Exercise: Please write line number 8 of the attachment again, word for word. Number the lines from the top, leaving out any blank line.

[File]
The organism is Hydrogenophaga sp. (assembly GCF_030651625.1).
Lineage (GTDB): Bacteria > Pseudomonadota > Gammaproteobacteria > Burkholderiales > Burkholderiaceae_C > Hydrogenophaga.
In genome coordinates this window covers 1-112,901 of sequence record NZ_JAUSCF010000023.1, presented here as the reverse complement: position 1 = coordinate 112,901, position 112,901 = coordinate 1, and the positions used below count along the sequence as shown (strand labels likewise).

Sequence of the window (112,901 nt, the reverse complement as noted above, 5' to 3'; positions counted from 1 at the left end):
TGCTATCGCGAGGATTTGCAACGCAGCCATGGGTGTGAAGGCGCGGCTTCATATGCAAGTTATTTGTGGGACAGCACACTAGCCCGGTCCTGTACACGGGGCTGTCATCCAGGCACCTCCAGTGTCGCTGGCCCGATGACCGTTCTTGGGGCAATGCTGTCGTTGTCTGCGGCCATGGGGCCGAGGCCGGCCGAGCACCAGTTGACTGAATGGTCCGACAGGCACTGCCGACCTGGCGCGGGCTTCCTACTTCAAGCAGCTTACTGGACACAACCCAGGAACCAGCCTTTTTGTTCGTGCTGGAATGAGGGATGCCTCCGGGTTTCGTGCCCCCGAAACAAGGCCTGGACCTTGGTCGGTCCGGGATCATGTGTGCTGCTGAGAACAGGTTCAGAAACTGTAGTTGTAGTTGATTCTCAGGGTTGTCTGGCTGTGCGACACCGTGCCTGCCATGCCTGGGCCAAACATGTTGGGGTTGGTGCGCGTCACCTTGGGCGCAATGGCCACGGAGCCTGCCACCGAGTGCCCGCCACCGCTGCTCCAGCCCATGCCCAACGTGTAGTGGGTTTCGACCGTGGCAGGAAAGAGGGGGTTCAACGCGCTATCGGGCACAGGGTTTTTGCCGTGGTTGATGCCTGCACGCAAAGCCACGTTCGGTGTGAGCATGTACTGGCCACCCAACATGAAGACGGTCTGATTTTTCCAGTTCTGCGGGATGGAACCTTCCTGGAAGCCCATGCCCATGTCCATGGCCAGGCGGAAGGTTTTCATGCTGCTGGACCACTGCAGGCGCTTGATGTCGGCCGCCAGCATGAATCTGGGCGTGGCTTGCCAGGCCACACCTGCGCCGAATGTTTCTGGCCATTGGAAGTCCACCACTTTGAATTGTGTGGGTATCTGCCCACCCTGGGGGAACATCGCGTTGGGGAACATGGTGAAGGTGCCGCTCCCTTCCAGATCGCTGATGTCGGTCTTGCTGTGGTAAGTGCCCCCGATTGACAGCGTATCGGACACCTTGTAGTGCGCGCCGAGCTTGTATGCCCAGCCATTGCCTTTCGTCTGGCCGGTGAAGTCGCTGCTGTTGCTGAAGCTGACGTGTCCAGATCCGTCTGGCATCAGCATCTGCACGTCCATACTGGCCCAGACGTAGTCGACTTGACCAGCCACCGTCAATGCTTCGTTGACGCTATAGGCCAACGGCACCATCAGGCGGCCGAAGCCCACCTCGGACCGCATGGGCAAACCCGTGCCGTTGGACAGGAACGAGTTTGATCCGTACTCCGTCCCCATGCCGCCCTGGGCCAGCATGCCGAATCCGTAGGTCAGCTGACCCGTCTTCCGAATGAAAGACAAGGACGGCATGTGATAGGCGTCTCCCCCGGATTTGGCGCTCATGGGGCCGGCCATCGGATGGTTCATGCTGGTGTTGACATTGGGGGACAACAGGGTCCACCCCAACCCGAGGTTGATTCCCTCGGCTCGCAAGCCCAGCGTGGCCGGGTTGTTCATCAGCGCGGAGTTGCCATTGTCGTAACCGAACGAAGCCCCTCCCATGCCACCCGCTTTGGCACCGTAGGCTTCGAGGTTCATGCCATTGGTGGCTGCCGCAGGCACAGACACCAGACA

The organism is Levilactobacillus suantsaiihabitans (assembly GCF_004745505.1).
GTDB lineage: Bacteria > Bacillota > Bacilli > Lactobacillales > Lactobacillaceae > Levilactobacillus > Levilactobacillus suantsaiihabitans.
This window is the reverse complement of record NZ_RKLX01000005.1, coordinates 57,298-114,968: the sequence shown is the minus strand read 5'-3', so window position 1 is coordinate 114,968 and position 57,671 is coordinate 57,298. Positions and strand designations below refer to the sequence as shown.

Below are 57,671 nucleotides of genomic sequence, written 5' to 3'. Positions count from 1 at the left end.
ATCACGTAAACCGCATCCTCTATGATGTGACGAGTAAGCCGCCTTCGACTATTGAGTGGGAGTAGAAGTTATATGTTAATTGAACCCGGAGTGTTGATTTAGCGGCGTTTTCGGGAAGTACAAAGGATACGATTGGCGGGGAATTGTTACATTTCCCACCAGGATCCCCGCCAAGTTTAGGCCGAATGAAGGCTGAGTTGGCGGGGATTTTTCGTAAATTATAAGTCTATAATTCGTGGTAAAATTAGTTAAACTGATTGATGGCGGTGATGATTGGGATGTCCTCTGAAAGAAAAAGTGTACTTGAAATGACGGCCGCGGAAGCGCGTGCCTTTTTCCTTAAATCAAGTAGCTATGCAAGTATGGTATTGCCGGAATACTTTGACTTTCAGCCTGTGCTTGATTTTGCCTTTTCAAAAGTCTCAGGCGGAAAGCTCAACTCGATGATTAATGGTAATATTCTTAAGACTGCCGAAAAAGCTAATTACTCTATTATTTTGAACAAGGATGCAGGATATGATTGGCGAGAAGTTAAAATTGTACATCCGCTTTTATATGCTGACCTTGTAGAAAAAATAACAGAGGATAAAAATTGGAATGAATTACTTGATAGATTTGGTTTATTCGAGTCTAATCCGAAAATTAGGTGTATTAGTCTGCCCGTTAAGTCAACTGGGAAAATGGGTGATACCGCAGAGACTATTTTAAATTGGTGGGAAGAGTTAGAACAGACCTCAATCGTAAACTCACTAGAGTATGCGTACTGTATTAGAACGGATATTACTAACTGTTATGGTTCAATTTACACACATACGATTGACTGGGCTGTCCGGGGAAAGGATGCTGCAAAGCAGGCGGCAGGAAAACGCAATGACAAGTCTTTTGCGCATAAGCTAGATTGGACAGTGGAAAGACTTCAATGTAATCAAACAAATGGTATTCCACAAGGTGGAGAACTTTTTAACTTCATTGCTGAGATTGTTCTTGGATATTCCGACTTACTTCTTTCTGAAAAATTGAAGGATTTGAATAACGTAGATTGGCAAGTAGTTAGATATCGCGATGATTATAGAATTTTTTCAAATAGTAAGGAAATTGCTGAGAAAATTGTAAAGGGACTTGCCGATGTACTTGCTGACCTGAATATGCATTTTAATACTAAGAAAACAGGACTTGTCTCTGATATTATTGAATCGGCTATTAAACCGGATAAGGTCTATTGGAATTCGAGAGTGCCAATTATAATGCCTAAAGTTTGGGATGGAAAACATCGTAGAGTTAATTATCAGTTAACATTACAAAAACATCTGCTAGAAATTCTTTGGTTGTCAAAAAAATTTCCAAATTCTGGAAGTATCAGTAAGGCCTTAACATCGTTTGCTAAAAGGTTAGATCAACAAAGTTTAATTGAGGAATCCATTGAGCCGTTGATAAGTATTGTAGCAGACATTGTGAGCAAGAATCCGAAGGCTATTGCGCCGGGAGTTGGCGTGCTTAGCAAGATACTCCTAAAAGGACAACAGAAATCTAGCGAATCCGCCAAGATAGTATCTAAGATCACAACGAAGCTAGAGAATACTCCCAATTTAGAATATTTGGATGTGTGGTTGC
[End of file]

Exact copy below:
This window is the reverse complement of record NZ_RKLX01000005.1, coordinates 57,298-114,968: the sequence shown is the minus strand read 5'-3', so window position 1 is coordinate 114,968 and position 57,671 is coordinate 57,298. Positions and strand designations below refer to the sequence as shown.